March April 2012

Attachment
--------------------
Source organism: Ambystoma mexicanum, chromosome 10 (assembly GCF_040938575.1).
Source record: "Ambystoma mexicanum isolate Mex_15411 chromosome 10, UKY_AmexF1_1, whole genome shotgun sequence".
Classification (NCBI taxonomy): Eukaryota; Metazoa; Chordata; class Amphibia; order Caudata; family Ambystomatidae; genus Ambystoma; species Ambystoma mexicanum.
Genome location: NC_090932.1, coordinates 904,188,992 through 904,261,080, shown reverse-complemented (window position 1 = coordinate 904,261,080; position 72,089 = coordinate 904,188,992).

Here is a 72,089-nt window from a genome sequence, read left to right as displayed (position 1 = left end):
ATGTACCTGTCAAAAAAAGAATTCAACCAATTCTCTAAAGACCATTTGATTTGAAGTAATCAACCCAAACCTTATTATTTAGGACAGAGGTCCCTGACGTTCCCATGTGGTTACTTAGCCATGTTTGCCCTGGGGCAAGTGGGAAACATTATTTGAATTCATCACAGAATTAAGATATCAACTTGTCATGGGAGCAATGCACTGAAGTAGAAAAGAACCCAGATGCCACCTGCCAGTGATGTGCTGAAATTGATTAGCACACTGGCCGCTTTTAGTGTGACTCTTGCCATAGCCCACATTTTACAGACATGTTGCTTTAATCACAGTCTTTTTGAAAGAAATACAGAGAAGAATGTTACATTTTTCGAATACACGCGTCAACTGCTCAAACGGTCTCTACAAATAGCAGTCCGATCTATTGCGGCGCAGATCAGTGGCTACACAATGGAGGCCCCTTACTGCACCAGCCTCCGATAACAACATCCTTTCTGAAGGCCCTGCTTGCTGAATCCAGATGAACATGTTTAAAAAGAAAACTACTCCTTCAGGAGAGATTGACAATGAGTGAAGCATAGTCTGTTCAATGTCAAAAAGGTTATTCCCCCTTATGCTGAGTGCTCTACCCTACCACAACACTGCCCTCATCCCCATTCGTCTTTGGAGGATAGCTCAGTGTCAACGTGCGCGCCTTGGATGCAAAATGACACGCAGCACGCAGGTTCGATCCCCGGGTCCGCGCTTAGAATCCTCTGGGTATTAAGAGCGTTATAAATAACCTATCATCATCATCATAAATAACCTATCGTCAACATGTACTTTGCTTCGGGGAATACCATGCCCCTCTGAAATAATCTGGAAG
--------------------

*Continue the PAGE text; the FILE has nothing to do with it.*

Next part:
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idea exchange Idea Design a course that exposes students to cross-disciplinary teamwork and the billion-dollar mobile app industry. Location Villanova University in Pennsylvania Course Design The course divides its 30 students into ten teams, each with one student from business, computer science, and engineering disciplines. Through- out the semester, the teams tackle the technical, marketing, and analytical challenges involved in designing a successful app. Verizon Wireless provided last spring's class with five Android-based Droid X phones with data plans, as well as several guest speakers. Vil- lanova's College of Excellence in Enterprise Technology also provid- ed Apple iOS devices for students to program. Given the choice to work with either Android or iOS, seven of the ten teams chose Android, citing that platform's 29 percent market share. A multidisciplinary team in Mobile Device Programming Last spring, the teams designed apps such as Gift Grabber, which allows users to scan product bar codes to create personal gift "wish lists," and InventoryNow!, which offers small business owners a way to manage inventory with their phones. Recognition The course was recently recognized by the Global Consortium of Entrepreneurship Centers in Washing- ton, D.C. Kulkarni, Klassner, and Wagner received the consortium's award for "Excellence in Entrepre- neurship Teaching and Pedagogical Innovation." 64 March/April 2012 BizEd Apps Across Campus How It Started "Mobile Device Programming" was launched through Villanova's Center for Innovation Creativity and Entrepreneurship (ICE Center) in spring 2011. The course is jointly taught by Sarvesh Kulkarni, a professor of electrical and computer engineering in the College of Engineering; Frank Klassner, a professor of computer science in the College of Liberal Arts and Sciences; and William Wagner, a professor of accounting and information systems at the School of Business. ICE Center director Patrick Maggitti learned about Klassner's work with iPhone programming and Kulkarni's research on how smartphones could be used to support healthcare in develop- ing countries. Once Maggitti talked to Wagner about the fast-growing mobile app industry, he thought it made perfect sense to ask the professors to team teach a cross-disciplinary course. Positive Feedback The professors' biggest challenge was learning to accommodate each other's strengths and expectations, says Wagner. "We had to learn from each other while we learned the details of this new field." But their work has paid off: Response to the course was so encouraging that the professors are teaching it again this spring. In fact, enrollment filled almost immediately after registration opened. Several students who completed the course received summer job offers from companies such as Apple, Google, and SAP. One student received a full- time job offer at Apple, which he'll begin after he graduates in May. The professors will encourage students to tackle even more sophisticated apps this semester, says Wagner. "We had no idea the students would enjoy working with peers from other colleges so much. It turns out that it is quite rare for students from different colleges to asso- ciate with each other in the classroom," he says. "Many said the collabora- tive experience was the best part of the class." IMAGEBROKER/GLOW IMAGES

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